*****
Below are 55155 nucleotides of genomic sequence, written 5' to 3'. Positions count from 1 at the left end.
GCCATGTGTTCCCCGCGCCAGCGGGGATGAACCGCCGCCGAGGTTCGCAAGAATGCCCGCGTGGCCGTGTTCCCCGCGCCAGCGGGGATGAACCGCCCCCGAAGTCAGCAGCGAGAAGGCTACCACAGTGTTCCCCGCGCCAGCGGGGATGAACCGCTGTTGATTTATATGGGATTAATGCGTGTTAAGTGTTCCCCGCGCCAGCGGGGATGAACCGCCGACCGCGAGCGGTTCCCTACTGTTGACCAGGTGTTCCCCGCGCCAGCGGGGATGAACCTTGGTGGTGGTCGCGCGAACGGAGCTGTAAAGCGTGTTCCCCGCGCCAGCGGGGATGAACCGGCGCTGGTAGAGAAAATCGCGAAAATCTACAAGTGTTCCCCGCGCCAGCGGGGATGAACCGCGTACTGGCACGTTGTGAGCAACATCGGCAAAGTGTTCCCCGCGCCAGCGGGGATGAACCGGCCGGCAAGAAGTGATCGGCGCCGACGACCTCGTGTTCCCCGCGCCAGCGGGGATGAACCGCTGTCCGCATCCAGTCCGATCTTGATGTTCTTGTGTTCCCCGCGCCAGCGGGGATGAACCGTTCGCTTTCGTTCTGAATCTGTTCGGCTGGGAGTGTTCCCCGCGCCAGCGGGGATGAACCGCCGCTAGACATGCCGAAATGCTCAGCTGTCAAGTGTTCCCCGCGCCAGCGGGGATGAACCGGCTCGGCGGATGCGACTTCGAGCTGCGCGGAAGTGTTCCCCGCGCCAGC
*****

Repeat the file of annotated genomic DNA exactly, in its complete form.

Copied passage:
Below are 55155 nucleotides of genomic sequence, written 5' to 3'. Positions count from 1 at the left end.
GCCATGTGTTCCCCGCGCCAGCGGGGATGAACCGCCGCCGAGGTTCGCAAGAATGCCCGCGTGGCCGTGTTCCCCGCGCCAGCGGGGATGAACCGCCCCCGAAGTCAGCAGCGAGAAGGCTACCACAGTGTTCCCCGCGCCAGCGGGGATGAACCGCTGTTGATTTATATGGGATTAATGCGTGTTAAGTGTTCCCCGCGCCAGCGGGGATGAACCGCCGACCGCGAGCGGTTCCCTACTGTTGACCAGGTGTTCCCCGCGCCAGCGGGGATGAACCTTGGTGGTGGTCGCGCGAACGGAGCTGTAAAGCGTGTTCCCCGCGCCAGCGGGGATGAACCGGCGCTGGTAGAGAAAATCGCGAAAATCTACAAGTGTTCCCCGCGCCAGCGGGGATGAACCGCGTACTGGCACGTTGTGAGCAACATCGGCAAAGTGTTCCCCGCGCCAGCGGGGATGAACCGGCCGGCAAGAAGTGATCGGCGCCGACGACCTCGTGTTCCCCGCGCCAGCGGGGATGAACCGCTGTCCGCATCCAGTCCGATCTTGATGTTCTTGTGTTCCCCGCGCCAGCGGGGATGAACCGTTCGCTTTCGTTCTGAATCTGTTCGGCTGGGAGTGTTCCCCGCGCCAGCGGGGATGAACCGCCGCTAGACATGCCGAAATGCTCAGCTGTCAAGTGTTCCCCGCGCCAGCGGGGATGAACCGGCTCGGCGGATGCGACTTCGAGCTGCGCGGAAGTGTTCCCCGCGCCAGC